When I look back over the years, this was one of the finest talks with my father. One of the few times that he shared his opinion. The only time, he made me a partaker of his mind. It was as if we both sharing opinions in a vacuum, while the world stood still. A philosophical friend of mine, later in my life, called such moments ‘a meeting of the minds' and I understand perfectly well now what he meant by that. Now, 48 years later, that conversation seems to still exist and  to be taking place in a different time and space, a frozen moment.’ And the Sasquatch,’ I asked? ‘What do you think,’ he asked? I shrugged my shoulders a bit, ‘the Himalaya's are still very far from here.’ ‘What you mean to say,’ my father clarified my own thinking, ‘is that you can not understand, that the two creatures that seem to be of the same essence can occur unnoticed in separate areas, seperate parts of the world.’ ‘Yes,  that is what I wanted to say,’ I agreed. ‘I also think that it is one and the same creature, or at least it has kinship,’ he said. The distance is not too far,’ he continued, ‘it only seems that way. The Sasquatch was seen for the first time in North America in this area, Saskatchewan, sighted by people who had never heard about the terrible snowman of Himalaya's, otherwise they would have called it the North American Snowman.’

‘You know there is a bit of water between the Soviet Union and North America, the Strait of Bering. It is a narrow, narrow water passage, between Asia and North America. I know from talking to our murdered Uncle John, who was of course a geologist, that the street of Bering fell dry about 100 000 years ago, or had such a low water level that people and animals could cross from Siberia to Alaska on foot, which explains the mammoths in North America, but the roots of the Indian tribes as well. Siberian Russia is Asia, I do not see why the Snowman which has only been observed in Asia in the Himalaya's could not have crossed, like the early Indian tribes and mammoths, into Saskatchewan, coming form the North West territories, say Alaska.’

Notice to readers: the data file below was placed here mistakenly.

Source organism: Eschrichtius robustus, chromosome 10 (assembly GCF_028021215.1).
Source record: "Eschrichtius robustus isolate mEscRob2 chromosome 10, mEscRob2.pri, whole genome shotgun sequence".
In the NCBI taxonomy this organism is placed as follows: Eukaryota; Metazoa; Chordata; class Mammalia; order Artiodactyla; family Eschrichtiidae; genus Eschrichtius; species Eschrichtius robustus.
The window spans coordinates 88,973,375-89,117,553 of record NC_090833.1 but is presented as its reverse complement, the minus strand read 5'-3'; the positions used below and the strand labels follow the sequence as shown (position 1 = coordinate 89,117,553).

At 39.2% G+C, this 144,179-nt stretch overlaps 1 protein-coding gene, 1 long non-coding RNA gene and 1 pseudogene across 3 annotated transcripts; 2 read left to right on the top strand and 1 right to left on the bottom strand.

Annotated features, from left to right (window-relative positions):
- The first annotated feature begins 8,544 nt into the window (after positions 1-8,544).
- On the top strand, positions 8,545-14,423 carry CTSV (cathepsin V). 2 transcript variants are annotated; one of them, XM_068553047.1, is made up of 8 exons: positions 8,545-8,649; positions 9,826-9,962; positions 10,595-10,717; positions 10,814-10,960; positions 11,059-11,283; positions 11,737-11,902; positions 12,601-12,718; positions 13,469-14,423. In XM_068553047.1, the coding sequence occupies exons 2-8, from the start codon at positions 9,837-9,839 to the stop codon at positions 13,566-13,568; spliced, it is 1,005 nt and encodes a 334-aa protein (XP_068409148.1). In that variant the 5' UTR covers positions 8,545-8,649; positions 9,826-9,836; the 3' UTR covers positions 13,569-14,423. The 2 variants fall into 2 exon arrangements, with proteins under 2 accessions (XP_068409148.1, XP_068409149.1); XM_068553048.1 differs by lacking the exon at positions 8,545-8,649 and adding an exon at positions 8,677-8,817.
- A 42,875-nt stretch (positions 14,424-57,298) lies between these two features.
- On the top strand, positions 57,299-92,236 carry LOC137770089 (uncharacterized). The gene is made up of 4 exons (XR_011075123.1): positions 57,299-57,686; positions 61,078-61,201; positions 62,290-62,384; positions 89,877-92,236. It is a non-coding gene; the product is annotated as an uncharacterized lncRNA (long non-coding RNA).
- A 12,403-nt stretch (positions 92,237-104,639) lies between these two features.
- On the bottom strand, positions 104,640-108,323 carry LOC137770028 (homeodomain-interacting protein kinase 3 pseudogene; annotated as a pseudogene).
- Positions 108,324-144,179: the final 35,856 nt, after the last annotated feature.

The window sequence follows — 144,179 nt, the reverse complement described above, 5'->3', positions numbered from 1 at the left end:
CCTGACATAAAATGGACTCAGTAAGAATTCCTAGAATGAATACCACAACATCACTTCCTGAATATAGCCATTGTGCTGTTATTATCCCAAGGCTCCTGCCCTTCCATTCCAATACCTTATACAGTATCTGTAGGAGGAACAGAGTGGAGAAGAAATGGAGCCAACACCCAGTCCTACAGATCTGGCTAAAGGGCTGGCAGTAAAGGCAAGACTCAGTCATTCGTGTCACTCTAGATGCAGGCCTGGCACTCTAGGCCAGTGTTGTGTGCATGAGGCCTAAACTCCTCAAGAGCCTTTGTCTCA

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‘The USSR is there so close to Alask, that if the Russians ever  come you can,  to expect them attacking us from that side.’

It was the typical 60’s fear ’ the Russians are coming... the Russians are coming..’. Later in my life that feeling  was reinforced by a drill sergeant barking to the new conscripts ‘Alright Men, remember when the enemy comes, the Russians!!!.. then do not expect any mercy .. because they are different from what we are.’ That phobia would last for years. ‘Look’, my father said, ‘it's not for nothing that Canada, has leased out Alaska to the Americans Now they can protect us from the Russians if they want to cross over’. He chuckled to himself, ‘even though they do regret it now’.

‘Why,’asked my brother who now mingled in the conversation? ‘Because now oil has been struck in Alaska and it is one of the few sites in the world where Uranium 235 is found, which is useful if you want to manufacture nuclear weapons.’ ‘Well father’, my mother said, ‘that is enough of a lecture for now, I could do with a coffee, and it is about time to tell the children how we arranged our arrival in Alberta.’ Thus, a parsimonious temper of my father full of assumptions, which later were proven correct by the test of time, was killed by lack of coffee. Years later, by advancing scientific developments my father’s assumptions became general knowledge. Research showed that American Indians were indeed related to Siberian tribes, confirmed by genetic testing, We went to the dining car to find out what was lying in wait for us.